• Phenothiazine: used as antipsychotics such as Abilify and Zyprexa limit the sweating mechanisms and possibly the brain's temperature regulation system.

  • Anticholinergics: include a wide range of drugs that are used for Incontinence, COPD, Parkinson’s Disease and Asthma. The most common is used under the trade name Spiriva. These also impair your ability to sweat.

Beta blockers and ACE inhibitors also lower blood pressure which reduces the body's ability to expel heat and reduce the ability of the heart and lungs to adapt to hot weather. For a more complete list see the chart below:

These personal risk factors will lay the foundation of your individualized cooling plan which we will describe in a future installment of this blog series. As each of these risk factors affects your heat sensitivity differently, the plan to combat these factors will have different strategies. For example, if I am taking Zyrtec for allergies I should be aware that it will lower my sweat levels and if I live in a dry climate (like Arizona) a misting fan or evaporative cooling towel may be sufficient if I am otherwise young and in good health.  If I live in a more humid environment (like Georgia) these evaporative techniques will not be adequate and I should consider a cooling vest.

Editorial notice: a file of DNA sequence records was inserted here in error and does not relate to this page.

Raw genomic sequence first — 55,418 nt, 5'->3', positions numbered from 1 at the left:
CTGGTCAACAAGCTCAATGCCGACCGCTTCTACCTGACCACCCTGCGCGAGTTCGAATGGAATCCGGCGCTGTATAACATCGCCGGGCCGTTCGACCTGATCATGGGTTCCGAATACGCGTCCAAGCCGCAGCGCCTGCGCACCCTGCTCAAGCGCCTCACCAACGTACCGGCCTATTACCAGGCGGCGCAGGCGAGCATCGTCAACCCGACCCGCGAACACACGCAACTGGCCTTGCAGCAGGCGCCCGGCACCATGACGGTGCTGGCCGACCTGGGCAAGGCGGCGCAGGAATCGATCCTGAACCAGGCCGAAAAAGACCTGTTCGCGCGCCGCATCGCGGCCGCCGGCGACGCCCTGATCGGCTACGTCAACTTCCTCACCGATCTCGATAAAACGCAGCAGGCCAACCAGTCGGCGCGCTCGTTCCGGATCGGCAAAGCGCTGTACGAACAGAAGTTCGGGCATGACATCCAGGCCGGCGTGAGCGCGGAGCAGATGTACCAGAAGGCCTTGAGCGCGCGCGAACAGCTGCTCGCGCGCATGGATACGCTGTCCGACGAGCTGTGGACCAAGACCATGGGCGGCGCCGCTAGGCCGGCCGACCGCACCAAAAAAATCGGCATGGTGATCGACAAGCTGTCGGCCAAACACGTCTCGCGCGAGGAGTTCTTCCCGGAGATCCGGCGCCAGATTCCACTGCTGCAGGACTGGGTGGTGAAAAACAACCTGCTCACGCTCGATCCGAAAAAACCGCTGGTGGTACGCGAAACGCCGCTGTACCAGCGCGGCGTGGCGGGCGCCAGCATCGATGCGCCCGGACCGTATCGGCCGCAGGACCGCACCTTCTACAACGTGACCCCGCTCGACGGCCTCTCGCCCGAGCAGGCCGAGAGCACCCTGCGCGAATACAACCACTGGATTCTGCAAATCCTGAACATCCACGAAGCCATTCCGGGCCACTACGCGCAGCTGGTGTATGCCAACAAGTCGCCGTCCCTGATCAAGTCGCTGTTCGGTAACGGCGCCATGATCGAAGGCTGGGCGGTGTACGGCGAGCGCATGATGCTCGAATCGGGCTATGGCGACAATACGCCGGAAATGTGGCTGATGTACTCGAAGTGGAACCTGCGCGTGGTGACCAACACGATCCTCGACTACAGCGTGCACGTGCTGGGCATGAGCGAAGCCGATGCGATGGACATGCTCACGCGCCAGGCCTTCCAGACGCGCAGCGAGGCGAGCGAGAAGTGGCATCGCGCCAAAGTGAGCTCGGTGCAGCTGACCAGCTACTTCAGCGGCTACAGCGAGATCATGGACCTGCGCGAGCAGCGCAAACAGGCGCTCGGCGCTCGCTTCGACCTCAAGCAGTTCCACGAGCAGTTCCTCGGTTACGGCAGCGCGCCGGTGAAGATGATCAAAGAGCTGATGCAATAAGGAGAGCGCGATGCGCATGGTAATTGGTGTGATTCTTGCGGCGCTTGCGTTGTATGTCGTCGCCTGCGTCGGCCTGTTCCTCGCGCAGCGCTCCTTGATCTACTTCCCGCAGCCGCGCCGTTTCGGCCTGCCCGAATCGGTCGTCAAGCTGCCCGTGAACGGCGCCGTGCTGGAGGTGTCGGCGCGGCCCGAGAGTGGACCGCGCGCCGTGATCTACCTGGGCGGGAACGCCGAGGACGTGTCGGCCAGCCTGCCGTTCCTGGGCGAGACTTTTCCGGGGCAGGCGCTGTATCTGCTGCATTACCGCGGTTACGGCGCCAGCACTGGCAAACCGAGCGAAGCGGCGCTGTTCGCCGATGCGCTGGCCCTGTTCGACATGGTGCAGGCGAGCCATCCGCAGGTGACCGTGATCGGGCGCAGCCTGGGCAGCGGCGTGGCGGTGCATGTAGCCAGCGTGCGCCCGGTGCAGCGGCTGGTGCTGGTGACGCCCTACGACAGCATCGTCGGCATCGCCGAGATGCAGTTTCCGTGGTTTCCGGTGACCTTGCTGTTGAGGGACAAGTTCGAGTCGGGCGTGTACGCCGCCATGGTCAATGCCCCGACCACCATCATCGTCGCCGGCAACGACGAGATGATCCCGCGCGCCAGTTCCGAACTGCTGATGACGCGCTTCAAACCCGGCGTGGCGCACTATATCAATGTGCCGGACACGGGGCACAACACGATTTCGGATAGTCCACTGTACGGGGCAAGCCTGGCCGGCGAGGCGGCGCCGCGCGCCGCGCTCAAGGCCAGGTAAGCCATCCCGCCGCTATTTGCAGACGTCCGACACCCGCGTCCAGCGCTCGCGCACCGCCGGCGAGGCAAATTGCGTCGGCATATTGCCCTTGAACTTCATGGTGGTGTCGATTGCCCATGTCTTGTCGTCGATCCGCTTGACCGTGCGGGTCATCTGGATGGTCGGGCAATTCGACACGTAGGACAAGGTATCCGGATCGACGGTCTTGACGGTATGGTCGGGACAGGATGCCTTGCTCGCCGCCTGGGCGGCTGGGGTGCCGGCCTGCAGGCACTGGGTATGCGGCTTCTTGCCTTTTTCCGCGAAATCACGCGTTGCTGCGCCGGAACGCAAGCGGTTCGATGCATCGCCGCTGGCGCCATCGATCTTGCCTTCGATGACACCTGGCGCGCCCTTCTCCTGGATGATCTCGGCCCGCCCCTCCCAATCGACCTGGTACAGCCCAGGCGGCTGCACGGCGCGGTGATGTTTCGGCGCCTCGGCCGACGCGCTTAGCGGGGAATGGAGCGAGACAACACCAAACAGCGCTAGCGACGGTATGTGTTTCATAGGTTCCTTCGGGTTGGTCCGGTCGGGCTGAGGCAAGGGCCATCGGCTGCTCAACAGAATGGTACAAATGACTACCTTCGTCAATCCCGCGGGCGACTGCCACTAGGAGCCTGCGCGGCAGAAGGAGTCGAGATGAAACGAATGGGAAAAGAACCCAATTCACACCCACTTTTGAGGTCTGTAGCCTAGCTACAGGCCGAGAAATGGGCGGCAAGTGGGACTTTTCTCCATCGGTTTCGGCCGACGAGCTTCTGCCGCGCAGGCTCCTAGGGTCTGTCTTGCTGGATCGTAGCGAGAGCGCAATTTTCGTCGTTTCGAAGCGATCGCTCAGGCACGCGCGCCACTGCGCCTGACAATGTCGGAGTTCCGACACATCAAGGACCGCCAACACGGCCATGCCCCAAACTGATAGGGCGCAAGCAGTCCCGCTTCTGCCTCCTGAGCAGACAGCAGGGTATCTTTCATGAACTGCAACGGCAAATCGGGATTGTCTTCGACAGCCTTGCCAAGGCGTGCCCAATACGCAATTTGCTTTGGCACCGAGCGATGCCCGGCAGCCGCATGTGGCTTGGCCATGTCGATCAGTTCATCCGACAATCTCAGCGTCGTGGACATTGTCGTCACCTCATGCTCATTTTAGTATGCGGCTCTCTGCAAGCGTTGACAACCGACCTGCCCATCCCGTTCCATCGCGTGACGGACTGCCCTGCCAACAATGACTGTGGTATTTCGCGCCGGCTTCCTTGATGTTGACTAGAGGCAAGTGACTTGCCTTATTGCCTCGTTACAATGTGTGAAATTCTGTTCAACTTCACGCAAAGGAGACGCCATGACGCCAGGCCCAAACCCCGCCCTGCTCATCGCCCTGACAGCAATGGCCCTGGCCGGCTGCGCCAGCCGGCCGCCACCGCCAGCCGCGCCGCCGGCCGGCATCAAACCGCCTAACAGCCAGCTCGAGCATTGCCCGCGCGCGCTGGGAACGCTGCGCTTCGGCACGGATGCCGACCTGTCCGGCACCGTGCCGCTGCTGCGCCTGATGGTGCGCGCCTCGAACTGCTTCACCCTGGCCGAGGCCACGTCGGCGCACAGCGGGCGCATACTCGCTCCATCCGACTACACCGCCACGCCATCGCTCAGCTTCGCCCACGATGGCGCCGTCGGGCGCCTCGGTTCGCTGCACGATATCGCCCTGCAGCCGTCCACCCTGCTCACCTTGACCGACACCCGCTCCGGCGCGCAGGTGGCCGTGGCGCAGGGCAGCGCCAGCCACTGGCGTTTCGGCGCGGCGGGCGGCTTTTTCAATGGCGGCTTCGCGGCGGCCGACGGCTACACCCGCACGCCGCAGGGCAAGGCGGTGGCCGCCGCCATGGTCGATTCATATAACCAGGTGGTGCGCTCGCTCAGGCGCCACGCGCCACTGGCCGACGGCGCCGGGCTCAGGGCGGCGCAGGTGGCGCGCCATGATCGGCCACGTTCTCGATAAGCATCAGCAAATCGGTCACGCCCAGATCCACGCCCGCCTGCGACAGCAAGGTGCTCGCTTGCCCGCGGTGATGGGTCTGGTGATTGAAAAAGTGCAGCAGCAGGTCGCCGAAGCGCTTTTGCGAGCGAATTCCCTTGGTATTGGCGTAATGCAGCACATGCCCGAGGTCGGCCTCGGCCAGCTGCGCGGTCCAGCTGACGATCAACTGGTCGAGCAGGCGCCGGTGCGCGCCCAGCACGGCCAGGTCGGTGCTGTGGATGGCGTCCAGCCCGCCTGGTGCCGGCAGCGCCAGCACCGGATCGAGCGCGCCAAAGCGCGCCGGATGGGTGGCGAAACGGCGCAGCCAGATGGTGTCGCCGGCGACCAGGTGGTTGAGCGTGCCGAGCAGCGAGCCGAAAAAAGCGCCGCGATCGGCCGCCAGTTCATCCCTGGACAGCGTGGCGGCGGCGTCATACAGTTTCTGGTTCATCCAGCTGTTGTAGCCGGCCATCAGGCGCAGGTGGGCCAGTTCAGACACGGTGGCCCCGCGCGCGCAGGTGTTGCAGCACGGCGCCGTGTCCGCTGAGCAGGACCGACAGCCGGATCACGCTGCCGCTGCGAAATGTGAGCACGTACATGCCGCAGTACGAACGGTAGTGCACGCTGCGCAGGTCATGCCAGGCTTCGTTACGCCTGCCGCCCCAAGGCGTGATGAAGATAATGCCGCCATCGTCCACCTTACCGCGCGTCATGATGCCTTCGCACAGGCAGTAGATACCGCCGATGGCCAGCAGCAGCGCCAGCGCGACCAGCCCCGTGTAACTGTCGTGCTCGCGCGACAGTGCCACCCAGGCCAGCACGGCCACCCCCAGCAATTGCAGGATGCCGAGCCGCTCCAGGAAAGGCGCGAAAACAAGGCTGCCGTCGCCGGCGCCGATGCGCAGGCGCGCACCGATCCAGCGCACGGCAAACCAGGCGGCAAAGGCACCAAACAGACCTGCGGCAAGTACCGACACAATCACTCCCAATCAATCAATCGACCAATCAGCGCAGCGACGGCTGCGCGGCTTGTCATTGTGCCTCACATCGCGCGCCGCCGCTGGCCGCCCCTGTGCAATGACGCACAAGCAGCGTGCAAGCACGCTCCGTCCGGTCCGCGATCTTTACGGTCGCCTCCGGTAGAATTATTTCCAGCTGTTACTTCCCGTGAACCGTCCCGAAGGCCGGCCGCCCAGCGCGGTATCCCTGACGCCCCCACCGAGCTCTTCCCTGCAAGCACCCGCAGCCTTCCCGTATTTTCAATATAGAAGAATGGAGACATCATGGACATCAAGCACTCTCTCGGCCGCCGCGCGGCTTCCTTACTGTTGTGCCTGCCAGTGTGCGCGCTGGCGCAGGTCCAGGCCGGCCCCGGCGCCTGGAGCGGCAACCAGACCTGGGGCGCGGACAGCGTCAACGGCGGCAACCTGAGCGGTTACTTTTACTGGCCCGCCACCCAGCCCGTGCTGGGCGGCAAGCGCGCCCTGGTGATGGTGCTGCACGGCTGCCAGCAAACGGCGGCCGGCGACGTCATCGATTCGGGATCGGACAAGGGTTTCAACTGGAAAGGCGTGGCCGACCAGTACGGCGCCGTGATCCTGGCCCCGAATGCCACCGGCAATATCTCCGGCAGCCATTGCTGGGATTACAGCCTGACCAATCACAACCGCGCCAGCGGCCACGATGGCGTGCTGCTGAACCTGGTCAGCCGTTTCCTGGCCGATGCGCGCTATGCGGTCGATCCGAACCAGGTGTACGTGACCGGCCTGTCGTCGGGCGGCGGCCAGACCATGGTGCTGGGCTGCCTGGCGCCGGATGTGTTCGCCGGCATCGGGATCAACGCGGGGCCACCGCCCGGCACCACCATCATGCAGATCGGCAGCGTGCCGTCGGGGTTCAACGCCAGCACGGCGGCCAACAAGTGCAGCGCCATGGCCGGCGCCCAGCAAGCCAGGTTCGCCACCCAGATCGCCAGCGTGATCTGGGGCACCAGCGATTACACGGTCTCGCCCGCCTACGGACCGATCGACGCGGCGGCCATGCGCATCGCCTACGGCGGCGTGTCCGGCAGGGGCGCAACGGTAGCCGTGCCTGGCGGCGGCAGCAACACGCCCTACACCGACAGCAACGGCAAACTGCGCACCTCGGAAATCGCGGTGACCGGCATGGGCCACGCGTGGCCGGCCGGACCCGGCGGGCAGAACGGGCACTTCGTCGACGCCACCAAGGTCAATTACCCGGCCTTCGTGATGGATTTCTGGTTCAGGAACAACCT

There is one last Personal Risk Factor we would like to address that is generally not brought up when discussing the heat but seems to be a major factor when we look at the data on occurrences of heat-related illness. 



According to the chart above, males are at a greater risk of heat-related illness. So next time you or your loved one are working in the yard on a hot day, remember that and stay safe.

Putting it all together
As children from the '80s, we remember the coach yelling at us that we were weak because we asked for water during practice at temps in triple digits. Thank goodness the good old days are behind us, but our old macho attitudes are misguided and dangerous. Use this information to empower yourself and your body. As we have stated before there is ONLY prevention. Use your personal information to ask yourself,

How am I feeling?

Have I drunk enough water?

Am I putting unnecessary stress on my heart?

What does my past experience tell me?

As we have learned there is no one-size-fits-all rule for the heat. It is upon each of us to be aware of how heat affects our bodies depending on our age, gender, fitness level, medications, and possible diseases. Heat is a multi-layered problem that must be dealt with seriously. Heat can kill you. But with knowledge and assessment, we reduce risk and even fight fatigue while being healthy and safe.

Stay Cool,

The ThermApparel Team

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ThermApparel is a small business making big waves in the heat sensitivity world by designing the first lightweight, comfortable and invisible cooling vest, UnderCool. Check us out online, on our blog, or on FacebookTwitter, PinterestLinkedIn and Instagram.